Eckersley was the most dominant closer in the game from 1988 to 1992, finishing first in the A.L. in saves twice, second two other times, and third once. He saved 220 games during the five years and never posted an ERA higher than 2.96. He gave up five earned runs in the entire 1990 season, resulting in a microscopic 0.61 ERA. Eckersley's control, which had always been above average even when he was not otherwise pitching well, became his trademark; he walked only three batters in 57.2 innings in 1989, four batters in 73.1 innings in 1990, and nine batters in 76 innings in 1991. In his 1990 season, Eckersley became the first relief pitcher in baseball history to have more saves than baserunners allowed (48 SV, 41 H, 4 BB, 0 HBP). In a statistical anomaly, he had exactly the same WHIP and ERA: both were 0.613636364.
Eckersley's numbers slipped noticeably following 1992: although he still was among the league leaders in saves, his ERA climbed sharply, and his number of saves never climbed above 36.
After the 1994 season, the Athletics elected not to exercise a $4,000,000 option on Eckersley, making him a free agent. The team indicated that it would be interested in signing him at a lower salary. Oakland signed him to a one-year contract in early April 1995. His contract was the first MLB deal after a three-month signing ban resulting from a labor dispute between owners and the players union.
When Tony La Russa left the A's after the 1995 season, he became the St. Louis Cardinals' new manager and arranged to bring Eckersley along with him. Eckersley continued in his role as closer and remained one of the league's best, but following the 1997 season, he signed on with the Red Sox for one final season.
Eckersley announced his retirement in December 1998. He commented on his career, saying, "I had a good run. I had some magic that was with me for a long time, so I know that I was real lucky to not have my arm fall off for one thing, and to make it this long physically is tough enough. But to me it's like you're being rescued too when your career's over. It's like, 'Whew, the pressure's off."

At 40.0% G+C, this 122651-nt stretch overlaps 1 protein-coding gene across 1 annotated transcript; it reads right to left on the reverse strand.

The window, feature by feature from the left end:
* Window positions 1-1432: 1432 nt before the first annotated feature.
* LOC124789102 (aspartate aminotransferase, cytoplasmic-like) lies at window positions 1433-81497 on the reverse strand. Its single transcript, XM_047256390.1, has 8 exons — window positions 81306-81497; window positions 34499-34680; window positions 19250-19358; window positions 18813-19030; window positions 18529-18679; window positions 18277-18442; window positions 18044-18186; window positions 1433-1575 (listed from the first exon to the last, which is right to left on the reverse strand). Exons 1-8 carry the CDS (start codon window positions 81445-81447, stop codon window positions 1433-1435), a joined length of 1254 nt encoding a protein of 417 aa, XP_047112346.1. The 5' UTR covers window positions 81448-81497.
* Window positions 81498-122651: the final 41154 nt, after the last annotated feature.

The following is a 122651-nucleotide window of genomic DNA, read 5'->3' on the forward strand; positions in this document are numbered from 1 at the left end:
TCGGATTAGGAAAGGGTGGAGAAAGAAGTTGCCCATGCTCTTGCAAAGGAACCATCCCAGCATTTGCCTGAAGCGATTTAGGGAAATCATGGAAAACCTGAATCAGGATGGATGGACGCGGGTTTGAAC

He retired with a career 197-171 win-loss record, a 3.50 ERA and 390 saves. Eckersley's career saves total ranks sixth on the all-time list as of early 2014. Eckersley had appeared in more games (1,071) than any pitcher in MLB history, though he ranks fifth all-time as of early 2014.
Eckersley works as a studio analyst for the Boston Red Sox on NESN, where he primarily provides post-game coverage, analyzing the strengths and weaknesses of the team's play. He also has a multi-year deal with TBS to serve as an analyst for their post-season coverage. In the spring of 2009, regular NESN commentator Jerry Remy took time off for health reasons. Eckersley filled in for Remy, providing color commentary alongside Don Orsillo. Since then, Eckersley has been the primary substitute for Remy when he is unavailable, most recently filling in for the remainder of the 2013 season when in early August, Remy's son, Jared, was indicted on murder charges, after which, Jerry chose to take off the rest of the year.
Eckersley was married to his first wife Denice until she left him for Rick Manning, his then-Cleveland Indians teammate, in 1978; the affair precipitated Eckersley's trade to the Red Sox that year. Two years later, Eckersley married model Nancy O'Neil. They divorced shortly after his retirement from baseball. His third wife, Jennifer, is a former lobbyist and manages Eckersley's business and charitable affairs.
Eckersley's brother, Wally "Glenn" Eckersley, was sentenced to 40 years in prison in 1989 following a conviction for attempted murder and kidnapping. Dennis Eckersley testified at his brother's trial to show that alcoholism ran in his family.